It would be nice to hear what Mr. Cheney has to say about all of this, but, unfortunately, the V.P. has been making himself very scarce as of late -- especially when it comes to the media. He hasn't spoken to reporters, given a press conference or made the rounds of the political chat shows since, coincidentally, right around the time in May when reports that the Securities and Exchange Commission was looking into Halliburton's Cheney-era accounting practices first surfaced.

His vanishing act has been so effective that many have started to wonder if Cheney has returned to his secure, undisclosed location. If he has, it's only because the mountain hideaway is filled with fat cat donors. It turns out that the vice president has been talking after all -- but only to those ready to write a hefty check to the GOP.

Cheney recently headlined his 47th fundraising event of the year, and he plans to make at least two dozen more of these coffer-cramming appearances before Election Day. At one such event, donors who ponied up $25,000 per couple were allowed to take part in a 45-minute roundtable discussion with Cheney. So it seems that if the White House press corps is ever going to get any face time with the vice president, it's gonna cost them. $555 per minute. I wonder if Connie Chung and Chris Matthews can team up and get the couples discount?

Of course, Cheney's reluctance to talk to reporters is understandable, given what has been coming to light about his heretofore highly touted tenure at Halliburton, including the questionable accounting, the offshore subsidiaries and the revelation that the company did business with Iran, Libya and -- despite Cheney's denials -- Iraq. Call this his "Axis of Profits."

But, to be fair, under Cheney, Halliburton did end up giving a little something back to America -- in the form of $2 million worth of fines for consistently overbilling the Pentagon. In one case they charged $750,000 for work that actually cost them only $125,000. Despite all this, the company has continued to be awarded massive government contracts, including a new 10-year deal with the Army that, unlike any comparable arrangement, comes with no lid on potential costs. I guess it really does help to have friends -- and ex-CEOs -- in very high places.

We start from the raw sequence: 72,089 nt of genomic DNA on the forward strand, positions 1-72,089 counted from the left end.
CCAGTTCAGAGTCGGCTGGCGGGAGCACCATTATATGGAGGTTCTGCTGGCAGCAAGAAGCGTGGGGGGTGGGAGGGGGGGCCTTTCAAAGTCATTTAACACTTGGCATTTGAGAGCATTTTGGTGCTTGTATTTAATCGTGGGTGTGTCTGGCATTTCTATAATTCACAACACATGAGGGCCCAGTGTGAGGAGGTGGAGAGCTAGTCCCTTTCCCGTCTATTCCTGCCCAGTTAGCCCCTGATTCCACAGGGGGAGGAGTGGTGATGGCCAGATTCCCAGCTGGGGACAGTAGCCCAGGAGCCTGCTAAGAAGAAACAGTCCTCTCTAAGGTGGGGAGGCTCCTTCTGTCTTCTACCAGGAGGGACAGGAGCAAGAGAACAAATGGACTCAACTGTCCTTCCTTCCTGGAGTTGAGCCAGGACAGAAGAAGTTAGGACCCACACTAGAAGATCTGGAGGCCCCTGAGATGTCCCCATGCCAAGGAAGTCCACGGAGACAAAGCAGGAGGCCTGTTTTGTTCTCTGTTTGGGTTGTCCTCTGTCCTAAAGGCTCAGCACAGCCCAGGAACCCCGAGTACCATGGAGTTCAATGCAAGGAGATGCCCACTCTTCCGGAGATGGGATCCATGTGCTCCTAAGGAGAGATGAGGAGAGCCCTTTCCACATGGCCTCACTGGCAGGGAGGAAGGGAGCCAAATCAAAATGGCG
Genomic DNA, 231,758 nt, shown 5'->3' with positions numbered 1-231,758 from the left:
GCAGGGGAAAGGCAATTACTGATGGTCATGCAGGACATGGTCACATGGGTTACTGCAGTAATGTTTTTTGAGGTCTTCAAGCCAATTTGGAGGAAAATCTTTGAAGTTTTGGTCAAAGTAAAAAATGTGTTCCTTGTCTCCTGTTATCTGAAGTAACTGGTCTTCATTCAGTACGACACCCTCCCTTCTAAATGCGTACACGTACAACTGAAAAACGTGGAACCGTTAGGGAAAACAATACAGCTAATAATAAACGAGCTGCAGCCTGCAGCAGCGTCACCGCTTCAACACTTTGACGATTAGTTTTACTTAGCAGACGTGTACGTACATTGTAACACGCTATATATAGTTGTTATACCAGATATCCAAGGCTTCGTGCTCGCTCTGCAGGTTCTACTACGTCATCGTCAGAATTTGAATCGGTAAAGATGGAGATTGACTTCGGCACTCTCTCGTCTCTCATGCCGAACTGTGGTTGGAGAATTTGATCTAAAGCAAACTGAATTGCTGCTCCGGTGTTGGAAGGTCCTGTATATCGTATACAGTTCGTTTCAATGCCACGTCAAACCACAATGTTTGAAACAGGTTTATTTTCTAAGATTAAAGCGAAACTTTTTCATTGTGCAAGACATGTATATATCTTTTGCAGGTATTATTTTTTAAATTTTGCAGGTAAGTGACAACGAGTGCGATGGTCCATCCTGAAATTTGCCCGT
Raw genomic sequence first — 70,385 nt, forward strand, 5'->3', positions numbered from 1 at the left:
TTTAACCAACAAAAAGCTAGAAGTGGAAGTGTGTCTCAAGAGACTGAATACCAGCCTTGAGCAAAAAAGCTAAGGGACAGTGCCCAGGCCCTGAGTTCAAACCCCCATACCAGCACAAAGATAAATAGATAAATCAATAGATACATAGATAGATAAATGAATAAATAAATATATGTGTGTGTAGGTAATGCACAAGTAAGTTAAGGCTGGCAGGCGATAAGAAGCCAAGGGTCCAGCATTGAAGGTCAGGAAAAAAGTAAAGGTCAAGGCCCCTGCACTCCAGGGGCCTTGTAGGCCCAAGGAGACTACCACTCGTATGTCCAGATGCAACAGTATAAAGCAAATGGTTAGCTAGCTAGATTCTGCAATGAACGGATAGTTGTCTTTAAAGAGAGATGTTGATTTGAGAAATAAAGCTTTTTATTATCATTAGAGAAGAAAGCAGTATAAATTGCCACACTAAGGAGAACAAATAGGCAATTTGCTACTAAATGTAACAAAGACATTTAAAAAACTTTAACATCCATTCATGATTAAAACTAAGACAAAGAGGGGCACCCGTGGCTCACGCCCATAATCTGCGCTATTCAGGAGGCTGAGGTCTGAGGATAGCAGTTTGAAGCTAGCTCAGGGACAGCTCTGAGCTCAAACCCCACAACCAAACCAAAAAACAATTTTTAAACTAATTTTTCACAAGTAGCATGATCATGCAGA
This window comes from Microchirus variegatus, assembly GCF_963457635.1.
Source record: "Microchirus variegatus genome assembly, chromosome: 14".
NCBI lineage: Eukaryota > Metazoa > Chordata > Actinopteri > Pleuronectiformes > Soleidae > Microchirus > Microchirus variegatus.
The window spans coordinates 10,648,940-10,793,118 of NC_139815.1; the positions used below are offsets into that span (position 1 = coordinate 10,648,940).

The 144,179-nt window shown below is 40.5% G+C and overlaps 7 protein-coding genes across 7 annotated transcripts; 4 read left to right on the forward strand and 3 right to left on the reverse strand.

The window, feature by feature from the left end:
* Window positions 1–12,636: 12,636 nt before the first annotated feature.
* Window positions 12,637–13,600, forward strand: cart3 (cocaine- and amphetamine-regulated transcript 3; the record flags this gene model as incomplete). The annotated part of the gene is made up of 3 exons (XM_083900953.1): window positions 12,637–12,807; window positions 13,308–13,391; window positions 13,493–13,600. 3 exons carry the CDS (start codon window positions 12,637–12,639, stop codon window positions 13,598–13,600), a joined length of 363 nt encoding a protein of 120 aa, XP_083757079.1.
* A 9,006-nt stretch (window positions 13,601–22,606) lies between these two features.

During a fundraising appearance last month, Cheney lauded the White House's commitment to "more accountability for corporate officials." But what kind of accountability can we expect when corporations are not only allowed to walk away with little more than a slap on the wrist for defrauding taxpayers but continue to be richly rewarded with government contracts?

Congress is currently considering legislation that will bar the Pentagon and the new Homeland Security Department from doing business with companies that have set up offshore tax-cheat havens since January. Which means that all the corporations that had the foresight to profit early from their disloyalty, depriving the government of $70 billion a year, are A-OK. If something is so wrong on Jan. 1, what made it right on Dec. 31?

We should bar the government from signing contracts with any corporation that has moved offshore to avoid paying U.S. taxes. Period. And we should go further and not enter into any contracts with any company that has been fined for ripping off taxpayers. Like the president said last year, you're either with us, or you're against us.

I'd love to know if this is the kind of "accountability" Dick Cheney was referring to. If you happen to find yourself at a GOP fundraiser, would you mind asking him?

By Arianna Huffington

Arianna Huffington is a nationally syndicated columnist, the co-host of the National Public Radio program "Left, Right, and Center," and the author of 10 books. Her latest is "Fanatics and Fools: The Game Plan for Winning Back America."